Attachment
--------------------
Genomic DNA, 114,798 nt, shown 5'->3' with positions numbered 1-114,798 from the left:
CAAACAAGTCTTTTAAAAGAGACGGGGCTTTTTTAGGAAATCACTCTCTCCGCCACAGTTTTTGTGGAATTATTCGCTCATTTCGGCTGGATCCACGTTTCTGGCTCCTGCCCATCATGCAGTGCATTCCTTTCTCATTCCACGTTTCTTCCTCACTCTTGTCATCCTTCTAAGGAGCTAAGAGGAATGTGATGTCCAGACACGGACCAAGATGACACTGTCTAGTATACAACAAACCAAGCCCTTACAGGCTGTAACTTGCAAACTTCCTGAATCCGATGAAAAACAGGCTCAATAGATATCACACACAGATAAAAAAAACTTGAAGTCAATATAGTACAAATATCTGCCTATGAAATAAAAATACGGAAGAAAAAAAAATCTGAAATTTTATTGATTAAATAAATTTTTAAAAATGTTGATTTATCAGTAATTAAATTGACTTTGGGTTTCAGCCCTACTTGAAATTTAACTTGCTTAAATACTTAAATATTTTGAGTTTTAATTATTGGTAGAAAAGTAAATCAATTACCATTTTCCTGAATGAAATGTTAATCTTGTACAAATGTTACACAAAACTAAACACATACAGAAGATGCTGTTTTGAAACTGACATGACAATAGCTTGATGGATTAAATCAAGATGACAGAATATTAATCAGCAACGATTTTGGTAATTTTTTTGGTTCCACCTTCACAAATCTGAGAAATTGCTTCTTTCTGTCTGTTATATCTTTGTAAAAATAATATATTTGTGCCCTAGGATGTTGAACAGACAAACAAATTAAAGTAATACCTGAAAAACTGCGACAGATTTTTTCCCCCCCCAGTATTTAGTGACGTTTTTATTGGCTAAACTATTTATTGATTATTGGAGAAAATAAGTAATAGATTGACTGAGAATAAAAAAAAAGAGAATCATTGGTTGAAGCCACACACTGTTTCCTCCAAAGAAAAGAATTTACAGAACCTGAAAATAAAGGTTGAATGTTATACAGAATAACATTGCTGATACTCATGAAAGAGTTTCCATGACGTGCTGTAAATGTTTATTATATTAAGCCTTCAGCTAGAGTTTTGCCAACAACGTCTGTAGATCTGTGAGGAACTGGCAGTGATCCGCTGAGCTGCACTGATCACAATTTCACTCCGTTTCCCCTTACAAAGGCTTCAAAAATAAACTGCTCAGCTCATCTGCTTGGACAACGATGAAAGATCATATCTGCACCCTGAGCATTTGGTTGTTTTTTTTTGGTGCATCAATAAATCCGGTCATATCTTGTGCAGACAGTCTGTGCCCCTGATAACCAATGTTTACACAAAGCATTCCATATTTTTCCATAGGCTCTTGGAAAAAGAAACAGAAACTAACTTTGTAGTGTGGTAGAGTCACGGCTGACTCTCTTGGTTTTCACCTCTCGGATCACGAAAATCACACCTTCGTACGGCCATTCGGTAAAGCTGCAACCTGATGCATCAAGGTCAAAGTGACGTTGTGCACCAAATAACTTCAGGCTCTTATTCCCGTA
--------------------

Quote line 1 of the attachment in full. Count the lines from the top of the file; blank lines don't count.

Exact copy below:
Genomic DNA, 114,798 nt, shown 5'->3' with positions numbered 1-114,798 from the left: